‘Catch it when you can’: How to watch the total eclipse on campus

The last total solar eclipse to pass through North America for the next 20 years will occur Monday morning. 

At Stanford, the eclipse will begin at 10:13 a.m. and will have a maximum of 35% coverage at 11:12 a.m. The partial eclipse will last from 10:39 a.m. until 11:18 a.m., though the weather in the Stanford area will otherwise be sunny and clear Monday morning. 

The Department of Earth and Planetary Sciences (EPS) is hosting a viewing event from 10 a.m. to 12 p.m. at the Oval for members of the Doerr School of Sustainability and other Stanford community members. Viewing glasses will be provided for 300 attendees. 

According to NASA, it is critical to wear eye protection while viewing any part of the eclipse in order to avoid “severe eye injury.” This includes viewing through a “camera lens, binoculars or a telescope without a special-purpose solar filter secured over the front.” Wearing eclipse glasses or using a pinhole projector is recommended. 

A total solar eclipse happens when the moon passes between the Earth and the Sun, completely obscuring the face of the latter. Sushant Mahajan, a postdoctoral fellow in physics, told the Stanford Report that they are a unique and rare phenomenon — none of the other rocky planets in the solar system have moons large enough to cover the Sun.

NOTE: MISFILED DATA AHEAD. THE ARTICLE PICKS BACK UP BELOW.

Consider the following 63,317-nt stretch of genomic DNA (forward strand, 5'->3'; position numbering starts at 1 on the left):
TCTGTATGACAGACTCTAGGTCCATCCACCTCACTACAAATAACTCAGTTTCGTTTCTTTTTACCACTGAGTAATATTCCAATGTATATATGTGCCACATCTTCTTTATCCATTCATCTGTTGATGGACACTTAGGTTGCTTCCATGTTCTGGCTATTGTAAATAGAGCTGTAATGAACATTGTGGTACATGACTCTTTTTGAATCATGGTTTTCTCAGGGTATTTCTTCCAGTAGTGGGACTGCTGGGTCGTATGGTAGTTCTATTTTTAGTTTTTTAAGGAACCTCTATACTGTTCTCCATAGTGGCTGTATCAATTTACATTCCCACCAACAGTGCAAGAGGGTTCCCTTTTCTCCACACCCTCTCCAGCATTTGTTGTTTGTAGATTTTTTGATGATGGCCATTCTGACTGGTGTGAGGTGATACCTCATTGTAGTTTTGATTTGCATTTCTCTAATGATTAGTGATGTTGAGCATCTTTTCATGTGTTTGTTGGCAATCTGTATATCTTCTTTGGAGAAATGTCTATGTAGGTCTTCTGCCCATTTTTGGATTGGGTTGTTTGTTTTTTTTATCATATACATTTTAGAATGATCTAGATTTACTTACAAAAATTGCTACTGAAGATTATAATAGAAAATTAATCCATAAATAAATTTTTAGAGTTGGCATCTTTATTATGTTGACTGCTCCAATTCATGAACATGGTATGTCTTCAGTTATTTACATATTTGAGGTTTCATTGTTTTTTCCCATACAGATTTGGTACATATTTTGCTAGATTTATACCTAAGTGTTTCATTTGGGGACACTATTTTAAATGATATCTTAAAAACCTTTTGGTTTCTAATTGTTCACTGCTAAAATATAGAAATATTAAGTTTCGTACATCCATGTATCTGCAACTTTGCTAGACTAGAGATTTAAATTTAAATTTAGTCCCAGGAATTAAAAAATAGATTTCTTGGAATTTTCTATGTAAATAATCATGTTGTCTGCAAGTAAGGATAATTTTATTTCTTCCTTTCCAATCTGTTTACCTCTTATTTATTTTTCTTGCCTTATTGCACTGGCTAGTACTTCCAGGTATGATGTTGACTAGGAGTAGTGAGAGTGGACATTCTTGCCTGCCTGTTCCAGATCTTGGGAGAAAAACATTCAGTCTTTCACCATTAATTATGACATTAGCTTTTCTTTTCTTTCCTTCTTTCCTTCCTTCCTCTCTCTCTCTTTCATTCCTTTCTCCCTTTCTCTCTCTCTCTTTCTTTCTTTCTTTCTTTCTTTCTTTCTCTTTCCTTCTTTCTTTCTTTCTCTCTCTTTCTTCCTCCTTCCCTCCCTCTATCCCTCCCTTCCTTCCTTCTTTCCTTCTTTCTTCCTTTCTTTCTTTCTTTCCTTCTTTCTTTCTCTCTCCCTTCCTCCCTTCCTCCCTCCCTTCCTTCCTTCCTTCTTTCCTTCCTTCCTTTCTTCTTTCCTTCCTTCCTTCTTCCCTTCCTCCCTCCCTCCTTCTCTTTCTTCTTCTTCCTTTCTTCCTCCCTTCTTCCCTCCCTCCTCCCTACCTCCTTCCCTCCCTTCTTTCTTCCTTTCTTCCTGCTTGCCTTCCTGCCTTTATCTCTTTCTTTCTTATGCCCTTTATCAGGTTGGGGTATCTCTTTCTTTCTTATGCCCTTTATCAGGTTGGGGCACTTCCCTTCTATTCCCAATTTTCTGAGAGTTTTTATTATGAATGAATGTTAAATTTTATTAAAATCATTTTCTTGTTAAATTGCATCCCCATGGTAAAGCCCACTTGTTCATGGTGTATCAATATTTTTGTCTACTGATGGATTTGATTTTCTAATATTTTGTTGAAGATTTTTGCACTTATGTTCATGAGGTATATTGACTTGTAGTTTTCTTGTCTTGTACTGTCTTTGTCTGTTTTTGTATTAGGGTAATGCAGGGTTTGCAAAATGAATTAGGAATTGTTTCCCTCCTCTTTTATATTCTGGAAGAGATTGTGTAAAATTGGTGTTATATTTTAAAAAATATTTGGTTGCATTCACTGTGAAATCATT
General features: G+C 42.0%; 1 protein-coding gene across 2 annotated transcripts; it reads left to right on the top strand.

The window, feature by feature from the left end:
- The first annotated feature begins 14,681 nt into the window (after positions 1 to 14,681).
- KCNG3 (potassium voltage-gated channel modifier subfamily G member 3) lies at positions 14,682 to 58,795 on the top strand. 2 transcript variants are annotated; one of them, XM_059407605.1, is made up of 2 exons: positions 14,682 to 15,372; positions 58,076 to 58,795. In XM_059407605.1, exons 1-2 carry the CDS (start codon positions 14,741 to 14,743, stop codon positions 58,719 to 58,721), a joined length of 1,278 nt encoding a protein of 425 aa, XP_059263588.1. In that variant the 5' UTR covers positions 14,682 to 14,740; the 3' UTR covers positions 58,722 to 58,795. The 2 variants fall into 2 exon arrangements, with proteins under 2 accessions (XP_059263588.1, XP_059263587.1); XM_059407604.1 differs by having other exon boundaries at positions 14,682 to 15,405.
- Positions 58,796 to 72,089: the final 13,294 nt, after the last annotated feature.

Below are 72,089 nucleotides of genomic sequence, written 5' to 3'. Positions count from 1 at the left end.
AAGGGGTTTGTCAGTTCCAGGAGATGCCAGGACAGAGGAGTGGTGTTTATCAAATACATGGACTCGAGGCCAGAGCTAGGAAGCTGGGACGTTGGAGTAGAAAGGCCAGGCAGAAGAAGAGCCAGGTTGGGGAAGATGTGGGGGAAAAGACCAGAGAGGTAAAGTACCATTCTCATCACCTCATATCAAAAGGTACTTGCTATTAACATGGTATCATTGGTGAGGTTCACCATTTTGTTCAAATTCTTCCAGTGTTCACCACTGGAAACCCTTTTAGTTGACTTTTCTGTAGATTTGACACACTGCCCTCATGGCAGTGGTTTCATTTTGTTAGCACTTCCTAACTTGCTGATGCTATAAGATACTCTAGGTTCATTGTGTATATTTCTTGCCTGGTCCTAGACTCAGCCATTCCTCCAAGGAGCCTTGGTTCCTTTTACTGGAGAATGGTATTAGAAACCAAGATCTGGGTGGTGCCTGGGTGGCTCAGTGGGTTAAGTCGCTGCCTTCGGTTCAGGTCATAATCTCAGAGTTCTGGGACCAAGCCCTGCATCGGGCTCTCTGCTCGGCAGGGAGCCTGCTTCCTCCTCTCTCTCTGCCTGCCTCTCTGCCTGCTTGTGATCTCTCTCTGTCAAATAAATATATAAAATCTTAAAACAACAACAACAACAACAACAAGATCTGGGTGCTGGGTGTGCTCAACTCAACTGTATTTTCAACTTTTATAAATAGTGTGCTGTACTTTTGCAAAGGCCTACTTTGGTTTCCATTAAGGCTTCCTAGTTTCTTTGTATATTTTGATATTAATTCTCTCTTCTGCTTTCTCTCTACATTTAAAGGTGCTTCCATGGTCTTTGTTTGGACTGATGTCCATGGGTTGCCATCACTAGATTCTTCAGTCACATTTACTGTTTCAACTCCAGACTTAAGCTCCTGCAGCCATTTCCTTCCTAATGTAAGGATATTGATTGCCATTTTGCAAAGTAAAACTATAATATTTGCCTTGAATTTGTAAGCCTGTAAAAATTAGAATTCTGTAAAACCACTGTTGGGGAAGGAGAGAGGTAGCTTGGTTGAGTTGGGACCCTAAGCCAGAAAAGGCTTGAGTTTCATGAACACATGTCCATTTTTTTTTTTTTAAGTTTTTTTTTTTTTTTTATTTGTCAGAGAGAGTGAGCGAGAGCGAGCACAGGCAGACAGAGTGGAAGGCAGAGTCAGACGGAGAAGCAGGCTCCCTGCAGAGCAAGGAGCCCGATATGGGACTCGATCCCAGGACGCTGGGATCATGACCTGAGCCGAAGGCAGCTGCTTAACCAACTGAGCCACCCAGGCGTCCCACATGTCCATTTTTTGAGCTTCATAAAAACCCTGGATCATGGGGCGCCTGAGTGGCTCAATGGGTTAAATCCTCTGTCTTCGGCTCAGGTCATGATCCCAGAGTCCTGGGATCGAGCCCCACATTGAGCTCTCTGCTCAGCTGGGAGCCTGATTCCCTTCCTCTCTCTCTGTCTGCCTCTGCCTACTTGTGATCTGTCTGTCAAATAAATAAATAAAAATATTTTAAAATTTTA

The last eclipse to occur was seven years ago, and the next will occur on Aug. 23, 2044. According to Mahajan, the solar eclipse is becoming more rare.

“It’s one of the most fortunate coincidences that we have,” Mahajan said. “And it’s not going to last forever, because the moon is drifting away from Earth at a rate of 3.8 centimeters every year. In about 316 million years, the moon will always be smaller than the sun.”

“So, better catch it when you can,” Mahajan said.